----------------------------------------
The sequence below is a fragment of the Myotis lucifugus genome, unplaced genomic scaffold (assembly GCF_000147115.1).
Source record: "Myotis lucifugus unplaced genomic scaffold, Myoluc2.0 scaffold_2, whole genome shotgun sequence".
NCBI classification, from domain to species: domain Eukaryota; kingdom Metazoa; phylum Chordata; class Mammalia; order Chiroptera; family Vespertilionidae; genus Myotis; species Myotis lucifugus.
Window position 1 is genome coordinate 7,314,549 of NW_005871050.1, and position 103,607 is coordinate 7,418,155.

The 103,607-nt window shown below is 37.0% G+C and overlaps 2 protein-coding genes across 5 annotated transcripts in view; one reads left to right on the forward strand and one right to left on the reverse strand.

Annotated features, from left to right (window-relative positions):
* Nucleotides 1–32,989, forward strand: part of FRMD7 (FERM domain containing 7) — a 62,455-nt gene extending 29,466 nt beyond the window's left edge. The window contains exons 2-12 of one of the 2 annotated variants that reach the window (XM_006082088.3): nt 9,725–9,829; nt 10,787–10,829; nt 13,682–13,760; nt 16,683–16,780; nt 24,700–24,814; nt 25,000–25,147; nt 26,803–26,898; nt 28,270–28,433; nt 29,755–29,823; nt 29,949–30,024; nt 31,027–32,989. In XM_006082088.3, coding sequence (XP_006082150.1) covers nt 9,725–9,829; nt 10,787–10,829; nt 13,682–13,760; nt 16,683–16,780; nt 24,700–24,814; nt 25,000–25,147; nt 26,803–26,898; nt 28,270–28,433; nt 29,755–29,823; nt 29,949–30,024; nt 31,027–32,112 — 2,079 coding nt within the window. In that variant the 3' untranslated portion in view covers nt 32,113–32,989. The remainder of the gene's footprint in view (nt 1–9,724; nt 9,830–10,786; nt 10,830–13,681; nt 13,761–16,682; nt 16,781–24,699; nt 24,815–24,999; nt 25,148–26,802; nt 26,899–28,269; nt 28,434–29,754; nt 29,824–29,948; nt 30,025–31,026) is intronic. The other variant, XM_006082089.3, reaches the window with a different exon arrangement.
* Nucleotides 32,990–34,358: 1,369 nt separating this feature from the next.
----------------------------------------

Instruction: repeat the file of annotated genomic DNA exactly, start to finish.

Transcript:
The sequence below is a fragment of the Myotis lucifugus genome, unplaced genomic scaffold (assembly GCF_000147115.1).
Source record: "Myotis lucifugus unplaced genomic scaffold, Myoluc2.0 scaffold_2, whole genome shotgun sequence".
NCBI classification, from domain to species: domain Eukaryota; kingdom Metazoa; phylum Chordata; class Mammalia; order Chiroptera; family Vespertilionidae; genus Myotis; species Myotis lucifugus.
Window position 1 is genome coordinate 7,314,549 of NW_005871050.1, and position 103,607 is coordinate 7,418,155.

The 103,607-nt window shown below is 37.0% G+C and overlaps 2 protein-coding genes across 5 annotated transcripts in view; one reads left to right on the forward strand and one right to left on the reverse strand.

Annotated features, from left to right (window-relative positions):
* Nucleotides 1–32,989, forward strand: part of FRMD7 (FERM domain containing 7) — a 62,455-nt gene extending 29,466 nt beyond the window's left edge. The window contains exons 2-12 of one of the 2 annotated variants that reach the window (XM_006082088.3): nt 9,725–9,829; nt 10,787–10,829; nt 13,682–13,760; nt 16,683–16,780; nt 24,700–24,814; nt 25,000–25,147; nt 26,803–26,898; nt 28,270–28,433; nt 29,755–29,823; nt 29,949–30,024; nt 31,027–32,989. In XM_006082088.3, coding sequence (XP_006082150.1) covers nt 9,725–9,829; nt 10,787–10,829; nt 13,682–13,760; nt 16,683–16,780; nt 24,700–24,814; nt 25,000–25,147; nt 26,803–26,898; nt 28,270–28,433; nt 29,755–29,823; nt 29,949–30,024; nt 31,027–32,112 — 2,079 coding nt within the window. In that variant the 3' untranslated portion in view covers nt 32,113–32,989. The remainder of the gene's footprint in view (nt 1–9,724; nt 9,830–10,786; nt 10,830–13,681; nt 13,761–16,682; nt 16,781–24,699; nt 24,815–24,999; nt 25,148–26,802; nt 26,899–28,269; nt 28,434–29,754; nt 29,824–29,948; nt 30,025–31,026) is intronic. The other variant, XM_006082089.3, reaches the window with a different exon arrangement.
* Nucleotides 32,990–34,358: 1,369 nt separating this feature from the next.